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Effects of light availability on crown structure, biomass production, light absorption and light-use efficiency of Hopea odorata planted within gaps in Acacia hybrid plantations
Tran, DL and Forrester, DI and Beadle, C and Doyle, R and Hoang, NH and Giap, NX and Worledge, D, Effects of light availability on crown structure, biomass production, light absorption and light-use efficiency of Hopea odorata planted within gaps in Acacia hybrid plantations, Plant Ecology and Diversity, 9, (5-6) pp. 535-548. ISSN 1755-0874 (2016) [Refereed Article]
Copyright 2016 Botanical Society of Scotland and Taylor & Francis
Background: Young saplings of Hopea odorata, a native dipterocarp in Vietnam, require shading to prevent photoinhibition but they must avoid competition that stagnates their growth.
Aims: To develop a silvicultural regime by examining how the biomass production of H. odorata changes along a light gradient in gaps within Acacia hybrid plantations.
Methods: Hopea odorata saplings were planted in 22-m-diameter circular gaps within a 3-year-old Acacia hybrid plantation and in 5-m and 7.5-m-wide strip gaps within a 2.5-year-old Acacia hybrid plantation.
Results: In the circular gap, biomass growth increased nearly tenfold from the gap perimeter (GP) to about 9 m from the perimeter, and then decreased. This was associated with a fivefold increase in the absorption of photosynthetically active radiation (APAR) and a nearly twofold increase in light-use efficiency (LUE). The increasing APAR was primarily related to increasing H. odorata crown sizes and a reduction in shading from the Acacia hybrid. In the strip gaps, the APAR was similar to that at the GP in the circular gap, however LUE was about threefold higher.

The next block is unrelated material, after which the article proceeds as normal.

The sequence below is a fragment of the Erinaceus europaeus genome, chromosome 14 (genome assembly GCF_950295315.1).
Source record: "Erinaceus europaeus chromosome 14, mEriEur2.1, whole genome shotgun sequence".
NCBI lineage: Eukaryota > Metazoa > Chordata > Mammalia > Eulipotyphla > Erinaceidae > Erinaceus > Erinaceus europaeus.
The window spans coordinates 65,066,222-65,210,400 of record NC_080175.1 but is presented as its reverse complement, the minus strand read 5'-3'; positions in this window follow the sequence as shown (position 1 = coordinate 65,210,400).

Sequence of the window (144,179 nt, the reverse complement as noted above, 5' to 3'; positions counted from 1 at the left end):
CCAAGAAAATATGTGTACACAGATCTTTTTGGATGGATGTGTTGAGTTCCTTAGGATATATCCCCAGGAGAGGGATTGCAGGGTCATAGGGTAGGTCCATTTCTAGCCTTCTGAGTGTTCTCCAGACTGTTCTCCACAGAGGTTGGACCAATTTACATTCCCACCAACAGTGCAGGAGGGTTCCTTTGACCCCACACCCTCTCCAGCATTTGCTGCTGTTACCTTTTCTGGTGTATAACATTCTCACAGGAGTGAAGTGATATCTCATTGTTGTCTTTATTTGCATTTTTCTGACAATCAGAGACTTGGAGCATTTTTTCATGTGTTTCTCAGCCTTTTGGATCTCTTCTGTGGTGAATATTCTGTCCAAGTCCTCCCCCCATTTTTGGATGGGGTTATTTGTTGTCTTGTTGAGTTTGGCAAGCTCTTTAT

Conclusions: Hopea odorata expressed plasticity in crown structure in response to incident light. While it grows under a wide range of availability of photosynthetically active radiation, growth increases strongly to a certain level of PAR. The best conditions for H. odorata growth were near the centre of the circular gaps, where PAR was 60% of full sunlight, while the strip gaps, where PAR was 20%, were too narrow owing to shading from the Acacia hybrid.
|Item Type:||Refereed Article|
|Keywords:||Acacia, rotation, light, dipterocarp, MAESTRA, mixed species plantation, production ecology, shade tolerance|
|Research Division:||Agricultural, Veterinary and Food Sciences|
|Research Group:||Agriculture, land and farm management|
|Research Field:||Sustainable agricultural development|
|Objective Division:||Environmental Management|
|Objective Group:||Terrestrial systems and management|
|Objective Field:||Evaluation, allocation, and impacts of land use|
|UTAS Author:||Tran, DL (Mr Dong Tran)|
|UTAS Author:||Beadle, C (Dr Christopher Beadle)|
|UTAS Author:||Doyle, R (Associate Professor Richard Doyle)|
|Web of Science® Times Cited:||8|
|Deposited By:||Tasmanian Institute of Agriculture|
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